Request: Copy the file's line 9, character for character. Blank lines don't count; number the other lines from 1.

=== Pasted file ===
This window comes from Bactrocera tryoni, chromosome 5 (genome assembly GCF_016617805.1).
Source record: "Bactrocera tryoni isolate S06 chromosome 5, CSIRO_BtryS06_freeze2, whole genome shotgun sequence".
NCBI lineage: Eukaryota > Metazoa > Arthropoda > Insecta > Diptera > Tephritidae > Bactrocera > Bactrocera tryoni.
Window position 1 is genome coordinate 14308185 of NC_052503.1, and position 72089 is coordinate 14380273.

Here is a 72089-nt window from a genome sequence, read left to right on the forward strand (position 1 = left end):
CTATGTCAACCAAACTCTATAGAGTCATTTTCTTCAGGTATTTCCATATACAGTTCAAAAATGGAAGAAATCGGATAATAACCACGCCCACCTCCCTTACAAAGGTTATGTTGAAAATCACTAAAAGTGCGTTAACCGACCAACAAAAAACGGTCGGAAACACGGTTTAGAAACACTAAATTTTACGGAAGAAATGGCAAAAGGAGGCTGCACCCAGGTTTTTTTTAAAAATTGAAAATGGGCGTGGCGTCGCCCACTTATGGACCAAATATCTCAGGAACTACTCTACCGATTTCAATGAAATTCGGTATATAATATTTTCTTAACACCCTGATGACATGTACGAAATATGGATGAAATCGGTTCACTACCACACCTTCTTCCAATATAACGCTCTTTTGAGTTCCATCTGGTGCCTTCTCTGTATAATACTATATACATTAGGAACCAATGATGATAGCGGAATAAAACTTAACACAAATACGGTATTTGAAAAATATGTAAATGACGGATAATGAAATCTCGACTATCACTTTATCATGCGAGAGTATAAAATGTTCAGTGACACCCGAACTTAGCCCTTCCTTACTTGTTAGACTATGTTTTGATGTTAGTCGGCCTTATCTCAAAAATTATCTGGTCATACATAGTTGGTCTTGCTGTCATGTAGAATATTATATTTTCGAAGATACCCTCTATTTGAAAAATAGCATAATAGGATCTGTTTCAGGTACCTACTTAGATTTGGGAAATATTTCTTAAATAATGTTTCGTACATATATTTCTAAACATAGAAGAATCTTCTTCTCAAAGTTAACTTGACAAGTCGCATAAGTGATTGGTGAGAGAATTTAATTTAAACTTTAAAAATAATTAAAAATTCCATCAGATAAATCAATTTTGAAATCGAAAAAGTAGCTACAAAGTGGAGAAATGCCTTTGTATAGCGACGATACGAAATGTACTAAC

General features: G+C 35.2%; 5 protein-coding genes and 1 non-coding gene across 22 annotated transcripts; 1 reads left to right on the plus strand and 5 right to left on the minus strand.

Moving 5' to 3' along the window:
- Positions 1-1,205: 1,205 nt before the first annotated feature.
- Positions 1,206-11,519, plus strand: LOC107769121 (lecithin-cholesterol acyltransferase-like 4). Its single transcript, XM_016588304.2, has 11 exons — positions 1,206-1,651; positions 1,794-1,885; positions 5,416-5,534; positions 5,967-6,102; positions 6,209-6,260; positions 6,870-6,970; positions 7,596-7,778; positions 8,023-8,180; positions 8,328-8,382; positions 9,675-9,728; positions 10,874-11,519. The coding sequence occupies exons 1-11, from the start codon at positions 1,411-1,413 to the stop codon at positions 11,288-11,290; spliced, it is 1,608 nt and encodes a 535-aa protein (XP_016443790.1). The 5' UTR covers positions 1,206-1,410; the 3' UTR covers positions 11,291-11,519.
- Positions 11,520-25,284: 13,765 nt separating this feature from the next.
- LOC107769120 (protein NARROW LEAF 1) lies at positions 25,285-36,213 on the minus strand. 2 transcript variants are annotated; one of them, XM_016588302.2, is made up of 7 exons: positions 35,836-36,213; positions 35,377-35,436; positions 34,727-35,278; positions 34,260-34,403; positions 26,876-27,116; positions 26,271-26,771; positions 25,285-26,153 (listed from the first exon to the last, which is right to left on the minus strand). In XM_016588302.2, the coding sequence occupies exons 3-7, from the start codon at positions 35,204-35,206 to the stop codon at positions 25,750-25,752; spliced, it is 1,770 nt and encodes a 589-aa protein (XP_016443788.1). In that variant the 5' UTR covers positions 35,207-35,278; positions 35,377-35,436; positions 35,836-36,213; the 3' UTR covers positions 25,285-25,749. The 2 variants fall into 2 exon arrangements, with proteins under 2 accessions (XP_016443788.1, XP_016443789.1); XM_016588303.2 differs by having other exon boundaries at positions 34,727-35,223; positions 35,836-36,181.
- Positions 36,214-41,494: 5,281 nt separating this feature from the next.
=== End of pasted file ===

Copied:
- Positions 1-1,205: 1,205 nt before the first annotated feature.